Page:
These days cars are not just four-wheeled machines that drive around. They’re complicated, hi-tech bits of equipment that might as well be a mobile computer packed with extra features — especially if we're talking about electric cars. Unfortunately, as cars get more advanced and feature-rich, the more problematic faults can be.
I discovered this recently when my Nissan Leaf’s infotainment screen died mid-drive. It was right at the end of a long trip, and the screen had been crashing a lot over the course of the weekend. Except this time the unit didn’t reboot as it had done before. It was dead, taking all the features it controlled with it.
Do you know how many features run through the Nissan Leaf’s central display? A lot, as it turns out, and I’ve been experiencing this first hand over the past month.
Granted nothing truly essential runs through the center display, and the digital gauge cluster is still working as normal. That means I can still see how fast I’m going, how much battery is left, and so on.
Had I been driving a Tesla Model 3 or Model Y, the loss of the center display would have been a full-blown catastrophe. That's because neither car has a driver information screen behind the wheel, instead pushing all that information into the center console.
While I had more sense than to buy a car with such a brain-dead setup, there is still quite a lot running through the Leaf’s infotainment system. Getting the problem fixed is a serious waiting game too. My local Nissan service center told me it was 6-8 weeks for a replacement unit, and that was assuming a replacement was actually available. That’s down to issues with the supply chain, and the fact there isn’t much demand for the unit itself.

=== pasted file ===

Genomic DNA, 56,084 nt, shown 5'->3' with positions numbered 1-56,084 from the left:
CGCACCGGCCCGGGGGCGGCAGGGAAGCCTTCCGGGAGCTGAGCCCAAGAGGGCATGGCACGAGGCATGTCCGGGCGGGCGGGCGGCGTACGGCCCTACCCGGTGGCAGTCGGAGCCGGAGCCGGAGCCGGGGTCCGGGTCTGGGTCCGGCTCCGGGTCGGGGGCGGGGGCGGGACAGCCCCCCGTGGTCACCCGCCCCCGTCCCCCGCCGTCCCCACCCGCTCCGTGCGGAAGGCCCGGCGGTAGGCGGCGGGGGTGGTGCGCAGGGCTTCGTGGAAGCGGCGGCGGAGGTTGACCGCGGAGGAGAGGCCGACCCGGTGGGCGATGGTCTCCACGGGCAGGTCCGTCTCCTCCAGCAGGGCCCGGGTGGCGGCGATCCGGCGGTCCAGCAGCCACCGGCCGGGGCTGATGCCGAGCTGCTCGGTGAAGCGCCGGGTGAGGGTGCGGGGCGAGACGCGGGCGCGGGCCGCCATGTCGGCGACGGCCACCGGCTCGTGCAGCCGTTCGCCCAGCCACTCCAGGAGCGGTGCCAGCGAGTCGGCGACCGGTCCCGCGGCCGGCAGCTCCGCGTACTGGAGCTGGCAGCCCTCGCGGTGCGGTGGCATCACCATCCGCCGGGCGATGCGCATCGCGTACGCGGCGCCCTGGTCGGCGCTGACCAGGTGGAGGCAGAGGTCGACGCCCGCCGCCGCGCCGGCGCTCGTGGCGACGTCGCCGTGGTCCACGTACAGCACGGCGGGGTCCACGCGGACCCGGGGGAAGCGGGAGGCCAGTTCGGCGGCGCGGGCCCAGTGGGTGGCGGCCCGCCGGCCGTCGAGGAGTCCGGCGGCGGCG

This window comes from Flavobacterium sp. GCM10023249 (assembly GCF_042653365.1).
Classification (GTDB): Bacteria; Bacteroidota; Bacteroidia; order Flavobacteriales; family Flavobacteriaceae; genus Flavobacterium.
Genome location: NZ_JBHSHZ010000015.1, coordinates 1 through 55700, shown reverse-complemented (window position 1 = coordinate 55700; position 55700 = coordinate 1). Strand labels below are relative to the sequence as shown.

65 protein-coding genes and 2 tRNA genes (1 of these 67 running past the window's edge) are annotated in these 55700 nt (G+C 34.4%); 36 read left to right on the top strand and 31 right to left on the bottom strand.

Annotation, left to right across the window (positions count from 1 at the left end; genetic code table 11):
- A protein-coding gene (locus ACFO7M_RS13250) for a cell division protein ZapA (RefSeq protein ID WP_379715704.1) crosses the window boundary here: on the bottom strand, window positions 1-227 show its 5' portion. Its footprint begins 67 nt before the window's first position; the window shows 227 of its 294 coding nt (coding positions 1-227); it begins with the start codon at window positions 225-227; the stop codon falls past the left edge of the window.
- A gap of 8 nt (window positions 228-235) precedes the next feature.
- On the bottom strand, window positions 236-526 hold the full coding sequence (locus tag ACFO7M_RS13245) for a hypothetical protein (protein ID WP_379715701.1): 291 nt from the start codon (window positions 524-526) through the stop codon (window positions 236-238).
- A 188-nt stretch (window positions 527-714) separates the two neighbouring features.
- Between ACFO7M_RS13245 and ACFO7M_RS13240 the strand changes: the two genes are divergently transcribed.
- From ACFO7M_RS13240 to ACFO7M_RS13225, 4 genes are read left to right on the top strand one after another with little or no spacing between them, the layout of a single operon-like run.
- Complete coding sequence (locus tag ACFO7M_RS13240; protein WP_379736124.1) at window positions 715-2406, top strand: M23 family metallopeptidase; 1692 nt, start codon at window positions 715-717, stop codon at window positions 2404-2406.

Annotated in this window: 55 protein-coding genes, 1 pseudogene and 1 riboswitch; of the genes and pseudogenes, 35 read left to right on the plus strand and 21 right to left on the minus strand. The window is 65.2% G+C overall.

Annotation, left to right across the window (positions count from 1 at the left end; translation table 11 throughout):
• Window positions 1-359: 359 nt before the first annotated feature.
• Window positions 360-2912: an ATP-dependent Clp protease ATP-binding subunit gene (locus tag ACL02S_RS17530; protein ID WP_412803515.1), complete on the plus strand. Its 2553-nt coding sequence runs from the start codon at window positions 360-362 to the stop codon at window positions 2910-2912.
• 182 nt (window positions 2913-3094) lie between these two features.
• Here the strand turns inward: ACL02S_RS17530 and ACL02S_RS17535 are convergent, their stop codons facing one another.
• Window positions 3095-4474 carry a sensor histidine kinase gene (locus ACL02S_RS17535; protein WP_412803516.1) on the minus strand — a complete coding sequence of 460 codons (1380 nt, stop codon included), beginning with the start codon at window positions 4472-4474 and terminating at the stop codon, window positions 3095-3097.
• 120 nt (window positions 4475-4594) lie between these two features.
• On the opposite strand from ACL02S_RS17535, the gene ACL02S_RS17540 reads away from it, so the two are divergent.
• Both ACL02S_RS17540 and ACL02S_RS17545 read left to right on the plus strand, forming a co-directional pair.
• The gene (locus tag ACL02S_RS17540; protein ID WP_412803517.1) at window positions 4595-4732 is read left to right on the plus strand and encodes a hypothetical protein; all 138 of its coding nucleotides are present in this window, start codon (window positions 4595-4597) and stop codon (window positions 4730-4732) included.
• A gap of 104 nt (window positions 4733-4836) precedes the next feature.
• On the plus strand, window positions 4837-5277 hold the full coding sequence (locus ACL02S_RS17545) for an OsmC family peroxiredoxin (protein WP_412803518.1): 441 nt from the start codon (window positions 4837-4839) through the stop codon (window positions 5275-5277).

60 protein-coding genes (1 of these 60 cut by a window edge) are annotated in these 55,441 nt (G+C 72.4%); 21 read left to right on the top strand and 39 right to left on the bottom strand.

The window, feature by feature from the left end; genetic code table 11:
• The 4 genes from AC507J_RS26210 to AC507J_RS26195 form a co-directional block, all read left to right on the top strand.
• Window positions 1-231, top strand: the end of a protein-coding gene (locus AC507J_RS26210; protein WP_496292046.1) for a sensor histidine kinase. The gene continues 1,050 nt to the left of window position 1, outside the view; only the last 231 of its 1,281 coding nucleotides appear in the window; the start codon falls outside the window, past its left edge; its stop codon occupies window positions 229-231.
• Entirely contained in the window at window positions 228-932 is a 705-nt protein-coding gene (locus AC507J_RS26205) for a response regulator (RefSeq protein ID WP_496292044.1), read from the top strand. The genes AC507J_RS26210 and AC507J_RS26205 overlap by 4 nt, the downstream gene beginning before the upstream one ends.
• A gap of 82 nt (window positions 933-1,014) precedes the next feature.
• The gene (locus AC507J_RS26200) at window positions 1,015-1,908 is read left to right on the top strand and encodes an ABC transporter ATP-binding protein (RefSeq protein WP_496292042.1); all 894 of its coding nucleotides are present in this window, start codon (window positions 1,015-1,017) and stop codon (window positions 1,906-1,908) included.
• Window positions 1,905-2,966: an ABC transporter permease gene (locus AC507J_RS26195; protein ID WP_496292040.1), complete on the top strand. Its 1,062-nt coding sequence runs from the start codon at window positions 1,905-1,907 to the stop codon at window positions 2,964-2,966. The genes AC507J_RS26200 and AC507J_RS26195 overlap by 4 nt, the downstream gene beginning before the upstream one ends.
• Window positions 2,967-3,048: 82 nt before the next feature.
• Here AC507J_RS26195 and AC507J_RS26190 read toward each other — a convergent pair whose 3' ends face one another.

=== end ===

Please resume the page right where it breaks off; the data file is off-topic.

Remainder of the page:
Repairs can happen much faster, but not by much. 4-6 weeks, based on what I was told, in part because the unit needs to be shipped to a repair center on the other side of Europe. It also means having a gaping hole in the center console for the interim.
Infotainment systems do more than you realized
My car’s screen was sent off just under four weeks ago, and adjusting to the lack of a screen has been a challenge, to say the least. Partly because of the giant hole in the middle of my car, but also because of the features that needed the screen to operate.
Some of those features are pretty obvious. I can’t use my cameras or Android Auto, for example, because there’s no screen for those things to be seen. Likewise, while my car has physical buttons for things like climate control, fine-tuning the system now involves a heavy dose of guesswork.
While older cars with dials and switches had physical indicators of what your fans were doing, the Leaf does not. Instead, the status of the climate control system was visible on the screen. So defogging my windscreen, or trying to control the internal temperature is much more difficult than it should be.
Of course I’m glad that climate controls still work, which is more than I can say for the sound system. The infotainment screen is the car’s stereo, and without it there’s absolutely no audio. That means no Bluetooth and especially no hardwiring into the 3.5mm auxiliary port at the base. Not that the latter would do me any good, since my Pixel 6 Pro doesn’t have a headphone jack.
It’s also not compatible with the USB-C to 3.5mm adapter I found in a box of cables, probably because it’s not official Google merchandise. But no way would I have been willing to spend $12 on one, considering I haven’t used wired headphones for several years.
How I've coped without my infotainment system
Fortunately it is possible to live without these features. They’re useful and very convenient, but it’s not like there aren’t alternatives readily available.
My phone’s 6.7-inch display isn’t quite as big as the 8-inch touchscreen my car used to have, but it’s good enough for displaying directions from Google Maps. Likewise the lack of in-car audio hasn’t been such an issue, because the Pixel 6 Pro’s built-in speakers have done a pretty solid job of filling in.
It’s not ideal, and the audio quality is nowhere near as good as the Leaf’s bog-standard sound system, but it does the job. Though, it may help that there’s no engine noise for it to contend with, only the relatively quiet whine of the electric motor. Had that not been the case, I may have had to source a Bluetooth speaker from somewhere.